NIC Notes

Insights in Seniors Housing & Care

Article

By: Lana Peck  |  November 25, 2019

CCRC Market Trends: 3Q 2019

CCRC  |  Market Trends  |  Seniors Housing

As the seniors housing and care industry's leading data provider, NIC tracks occupancy, asking rents, demand, supply, and construction data for independent living, assisted living, memory care, skilled nursing properties—and both for-profit and nonprofit continuing care retirement communities (CCRCs, also known as life plan communities). The following narrative describes CCRC occupancy as of the third quarter 2019, supply and demand, asking rent growth, and construction trends in the combined primary and secondary markets, which represent the aggregate of the data collected from 99 of the nation’s largest core-based statistical areas (CBSAs) and breaks out the data further by payment type.

Key Takeaways

  • CCRC occupancy has remained steady around 91% since the end of 2014.
  • Rental occupancy is at an all-time low while entrance fee occupancy is at a recent high (89.1% vs. 92.6%).
  • The occupancy gap between entrance fee and rental CCRCs is near the widest since NIC began collecting the data but has narrowed slightly from 3.4% in the prior quarter to 3.2%, currently.
  • Overall, CCRC construction activity is down from a time series peak reached in 1Q 2018 (3.1% of existing inventory to 2.6%) primarily due to moderating construction of rental community units.
  • Five markets represent more than one-third (36%) of the CCRC units currently under construction: Dallas, San Diego, Charlotte, Phoenix and Washington, DC.
  • CCRC year-over-year, same store asking rent growth in the third quarter of 2019 was 3.9%, down from the time series high of 4.6% reached in the first quarter of 2019.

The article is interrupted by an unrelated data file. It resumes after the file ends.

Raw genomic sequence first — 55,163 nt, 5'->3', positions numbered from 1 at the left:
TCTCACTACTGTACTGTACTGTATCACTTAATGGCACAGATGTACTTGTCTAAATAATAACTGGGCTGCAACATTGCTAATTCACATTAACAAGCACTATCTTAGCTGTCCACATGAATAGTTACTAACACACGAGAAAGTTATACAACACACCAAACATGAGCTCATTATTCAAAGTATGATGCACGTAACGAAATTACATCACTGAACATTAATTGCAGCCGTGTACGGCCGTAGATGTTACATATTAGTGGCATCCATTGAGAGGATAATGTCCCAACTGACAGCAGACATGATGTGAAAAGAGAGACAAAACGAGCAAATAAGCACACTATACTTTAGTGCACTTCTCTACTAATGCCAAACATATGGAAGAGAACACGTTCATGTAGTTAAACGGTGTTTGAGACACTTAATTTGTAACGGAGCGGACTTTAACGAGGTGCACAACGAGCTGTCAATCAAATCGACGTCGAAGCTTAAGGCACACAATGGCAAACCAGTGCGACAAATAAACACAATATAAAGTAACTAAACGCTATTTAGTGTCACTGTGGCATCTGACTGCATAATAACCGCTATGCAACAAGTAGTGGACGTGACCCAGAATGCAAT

Supply and Demand Fundamentals

A review of the third quarter 2019 CCRC data for the combined 99 Primary and Secondary metropolitan markets tracked by NIC MAP® shows that both “all” and “stabilized” occupancy rates were essentially flat year-over year, fluctuating only as much as 20 basis points during the four quarters (4Q 2018 to 3Q 2019). Current “all” occupancy is equal to the recent high of 91.4% reached in 1Q 2019, which registered the highest rate achieved since 4Q 2008. Current “stabilized” occupancy (defined by NIC as properties that have been open for at least two years or, if open for less than two years, have already reached a 95% occupancy level) is 10 basis points higher (91.5%). For context, the seniors housing all occupancy rate for the 99 Primary and Secondary metropolitan markets also fluctuated 20 basis points over the same period and averaged 87.8% in the third quarter of 2019.

Over the past four quarters, CCRC net absorption outpaced net inventory growth by nearly 1,200 units. This quarter reported the most units absorbed in a single quarter since 3Q 2016 (1,333 units).CCRC supply demand

Entrance Fee vs. Rental CCRCs

Rental occupancy is at an all-time low while entrance fee occupancy is at a recent high

While rental occupancy is 89.4%—up 30 basis points over the prior quarter when it matched the lowest rate in the time series (89.1%), entrance fee occupancy peaked at 92.6%—a level not reached since mid-2008.

Entrance fee occupancy has been on an upward trajectory, growing approximately three percentage points since the middle of 2012. Rental occupancy, on the other hand, has been trending lower since its recent peak reached in late 2014, declining about one percentage point.CCRC entrance fee vs rental

The spread between entrance fee and rental occupancy in the combined Primary and Secondary markets is near the time series high reached in the second quarter of 2019 (3.4%). The occupancy gap is currently 3.2%, down 20 basis points from the prior quarter.

Construction Activity